By Damini Roy, SMU School of Economics
With an aim to provide students with a real-world understanding of business operations in the cultural context of a place, the Business Study Mission (BSM) programme offers lessons for a lifetime. We spoke to SMU students Cheryl Long (School of Social Sciences) and Qiumei Lin (School of Accountancy) who were part of an interesting BSM expedition to the Middle East.
1. Why did you choose to embark on a Business Study Mission (BSM) to the Middle East?
Cheryl: The Middle East is a region I couldn’t really put my finger on—how does it differ from East Asia and the West? What is the business environment like? I have heard much about the cultures in other parts of Asia and in Western countries but the Middle East is relatively unfamiliar. The prospect of exploring a strange and exotic land was enticing, leading to my decision to embark on this BSM.
Qiumei: One hears stories about travels to Europe, America and South East Asia… but how often would one hear of stories from the Middle East? I think only a few people actually know that the Middle East is part of the Asian continent! So I felt that it would be really interesting to explore a lesser-visited part of the world. And I felt that the BSM would be a really good opportunity to understand the Middle Eastern culture as well.
2. What were your first thoughts on getting selected for the BSM?
Cheryl: I was excited to embark on the adventure. It was a reputable programme loaded with valuable learning opportunities—from guest lectures and projects during the semester to multiple company visits during the trip itself. I knew that this might just be the journey of a lifetime.
Qiumei: I was ecstatic at being given the opportunity! I looked forward to my trip long before we even began our initial lessons.
3. What are the three most valuable lessons that you learnt while on the BSM?
Cheryl: The importance of preserving one’s culture and roots was deeply impressed upon me. On the path to modernisation, the Arabs were concerned with preserving their rich culture and traditions. This left a lasting impression in my mind.
I also found out the importance of relationship building in the Arab culture and business environment. It was a recurring message in guest lectures and from employees with whom we interacted in the Middle East. This is an insight we cannot glean from media reports, but from people who have truly experienced the culture.
Finally, I discovered that the Arabs are far-sighted and futuristic. Despite having amassed immense wealth from oil production, they have been diversifying the economy to reduce reliance on oil. Among many other visionary ventures, they have also sought to establish a knowledge economy via state-of-the-art education institutions.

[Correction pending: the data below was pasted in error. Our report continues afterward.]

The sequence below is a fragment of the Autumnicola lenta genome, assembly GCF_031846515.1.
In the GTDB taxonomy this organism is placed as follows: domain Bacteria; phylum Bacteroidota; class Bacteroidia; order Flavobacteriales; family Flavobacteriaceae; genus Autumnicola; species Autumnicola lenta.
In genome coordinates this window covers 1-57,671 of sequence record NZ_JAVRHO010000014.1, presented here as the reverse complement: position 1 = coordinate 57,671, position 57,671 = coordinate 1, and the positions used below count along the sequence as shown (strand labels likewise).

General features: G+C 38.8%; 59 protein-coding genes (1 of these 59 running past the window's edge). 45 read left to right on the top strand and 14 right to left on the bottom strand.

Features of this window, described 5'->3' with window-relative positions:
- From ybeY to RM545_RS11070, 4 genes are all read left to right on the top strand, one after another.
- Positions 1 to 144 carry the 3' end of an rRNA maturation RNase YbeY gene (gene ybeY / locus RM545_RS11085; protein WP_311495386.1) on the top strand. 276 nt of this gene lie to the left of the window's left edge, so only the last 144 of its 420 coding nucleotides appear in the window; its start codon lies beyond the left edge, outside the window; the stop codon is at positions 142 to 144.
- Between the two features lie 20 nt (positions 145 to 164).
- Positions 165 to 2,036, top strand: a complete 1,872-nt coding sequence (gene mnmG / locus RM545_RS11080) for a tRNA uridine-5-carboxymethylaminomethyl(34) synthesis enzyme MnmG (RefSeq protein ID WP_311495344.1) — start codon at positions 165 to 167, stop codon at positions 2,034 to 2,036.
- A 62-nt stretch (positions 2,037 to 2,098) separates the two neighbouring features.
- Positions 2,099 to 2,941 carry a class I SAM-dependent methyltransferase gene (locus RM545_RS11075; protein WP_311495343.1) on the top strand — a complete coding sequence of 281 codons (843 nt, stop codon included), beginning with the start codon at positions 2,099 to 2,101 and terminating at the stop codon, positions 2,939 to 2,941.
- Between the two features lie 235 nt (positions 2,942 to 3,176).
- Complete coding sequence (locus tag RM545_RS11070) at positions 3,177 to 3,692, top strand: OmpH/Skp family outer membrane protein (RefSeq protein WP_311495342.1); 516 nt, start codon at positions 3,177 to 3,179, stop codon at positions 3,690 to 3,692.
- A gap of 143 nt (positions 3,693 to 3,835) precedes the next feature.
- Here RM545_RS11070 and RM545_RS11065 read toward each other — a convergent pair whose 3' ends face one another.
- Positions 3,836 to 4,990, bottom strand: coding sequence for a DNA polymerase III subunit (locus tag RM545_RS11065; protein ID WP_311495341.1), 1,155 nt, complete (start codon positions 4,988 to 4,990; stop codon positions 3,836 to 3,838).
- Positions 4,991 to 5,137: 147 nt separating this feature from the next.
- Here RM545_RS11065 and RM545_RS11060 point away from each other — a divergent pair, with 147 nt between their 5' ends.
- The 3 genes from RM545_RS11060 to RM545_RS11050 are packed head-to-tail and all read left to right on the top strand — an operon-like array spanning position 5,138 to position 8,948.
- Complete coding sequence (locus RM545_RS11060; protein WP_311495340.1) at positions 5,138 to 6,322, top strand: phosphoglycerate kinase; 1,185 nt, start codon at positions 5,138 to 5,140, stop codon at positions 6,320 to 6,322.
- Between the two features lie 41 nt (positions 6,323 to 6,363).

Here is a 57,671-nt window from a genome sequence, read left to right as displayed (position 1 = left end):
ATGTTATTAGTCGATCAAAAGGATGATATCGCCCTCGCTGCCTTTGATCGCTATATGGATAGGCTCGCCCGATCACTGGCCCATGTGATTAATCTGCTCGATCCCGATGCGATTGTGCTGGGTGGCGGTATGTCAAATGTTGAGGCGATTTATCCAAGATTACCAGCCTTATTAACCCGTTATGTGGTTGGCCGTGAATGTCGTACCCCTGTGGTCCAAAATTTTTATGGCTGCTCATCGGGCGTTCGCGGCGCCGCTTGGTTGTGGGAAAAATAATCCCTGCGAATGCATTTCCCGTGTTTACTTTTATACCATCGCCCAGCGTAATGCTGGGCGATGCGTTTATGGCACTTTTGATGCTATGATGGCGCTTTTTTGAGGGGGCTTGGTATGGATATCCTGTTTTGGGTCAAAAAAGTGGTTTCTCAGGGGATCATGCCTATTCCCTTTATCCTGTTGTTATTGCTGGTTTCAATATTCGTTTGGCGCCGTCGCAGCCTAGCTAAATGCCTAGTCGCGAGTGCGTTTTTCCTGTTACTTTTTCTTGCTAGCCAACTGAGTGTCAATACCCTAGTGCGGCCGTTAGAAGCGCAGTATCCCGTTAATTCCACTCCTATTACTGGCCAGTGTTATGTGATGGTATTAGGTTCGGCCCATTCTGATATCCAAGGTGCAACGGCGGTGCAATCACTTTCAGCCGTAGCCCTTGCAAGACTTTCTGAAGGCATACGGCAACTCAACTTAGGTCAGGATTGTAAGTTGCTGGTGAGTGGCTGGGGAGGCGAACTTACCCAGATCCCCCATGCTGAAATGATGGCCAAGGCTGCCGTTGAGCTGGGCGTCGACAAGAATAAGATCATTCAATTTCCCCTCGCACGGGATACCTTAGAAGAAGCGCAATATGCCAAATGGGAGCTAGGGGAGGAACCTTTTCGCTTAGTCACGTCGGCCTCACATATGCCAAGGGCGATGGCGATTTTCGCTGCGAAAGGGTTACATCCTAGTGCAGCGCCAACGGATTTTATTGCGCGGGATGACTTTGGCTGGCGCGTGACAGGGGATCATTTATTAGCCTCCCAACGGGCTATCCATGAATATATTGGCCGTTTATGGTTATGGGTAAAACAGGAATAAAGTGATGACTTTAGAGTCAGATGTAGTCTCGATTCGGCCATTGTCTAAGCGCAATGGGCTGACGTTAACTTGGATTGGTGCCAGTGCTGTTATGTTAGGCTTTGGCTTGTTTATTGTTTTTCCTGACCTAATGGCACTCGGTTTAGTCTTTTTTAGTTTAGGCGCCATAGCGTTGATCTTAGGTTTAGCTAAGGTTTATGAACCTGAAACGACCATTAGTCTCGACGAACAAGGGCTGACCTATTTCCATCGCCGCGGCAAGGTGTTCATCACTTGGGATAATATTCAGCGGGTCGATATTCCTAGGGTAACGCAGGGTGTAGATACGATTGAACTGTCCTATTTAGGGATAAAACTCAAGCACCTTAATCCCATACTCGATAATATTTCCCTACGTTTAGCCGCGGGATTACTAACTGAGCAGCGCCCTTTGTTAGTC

Qiumei: The most important thing I’ve learnt is to not be too quick to judge. Prior to the trip, I had an impression that the Middle Eastern people are sexist against women and that they would be hard to communicate with. During the trip, I realised that it is not true as the people there were really friendly and nice! We had much more in common than I previously imagined.
4. What advice would you give other students who are considering this trip?
Cheryl: The programme focuses on inclusiveness, with everyone taking on a specific role, whether it is helping out with student retreat (R&R) arrangements or other tasks. The group projects in the course will enable one to understand more about the Gulf countries and the challenging process faced by Singaporean companies in entering the market in the Middle East.
Competition to enter the programme is typically intense. However, if you are interested to learn more about the Middle East, love travelling and forging new friendships, you should definitely try for the programme!
Qiumei: A lot of students in SMU tend to join such overseas trips with their friends. My advice would be to just sign up for this trip alone as you would really be able to make new and even closer friends along the way. This, as well as the other life lessons that are hard to learn in a classroom setting, will make the trip truly fulfilling.
5. Has this BSM changed your outlook towards things?
Cheryl: The Middle East is now an up and coming region, attracting multinational companies and global talent, which is an astounding development from mere decades ago. While unconventional, the desire to enter the Middle East is not that unusual now. As such, I felt inspired by the Singaporeans who decided to enter the Middle East in the past when it was more desert than cosmopolitan. Braving the unknown is always easier said than done.
Qiumei: I felt that this trip made my December holidays really fulfilling. I miss the fun activities on this trip, like the Desert Safari in Dubai and the Souk Wakif in Qatar, a really unique and pleasant experience. I do hope that more SMU students are inspired to go on business study trips such as this. It really enriches one’s college life.
SMU’s 2013 Middle East Business Study Mission (BSM) Team
Here’s a look back at another Business Study Mission to the Middle East, courtesy of Ngo Bang Lin, SMU School of Economics, Class of 2014:
Journey to the Middle East from Bang Lin on Vimeo.
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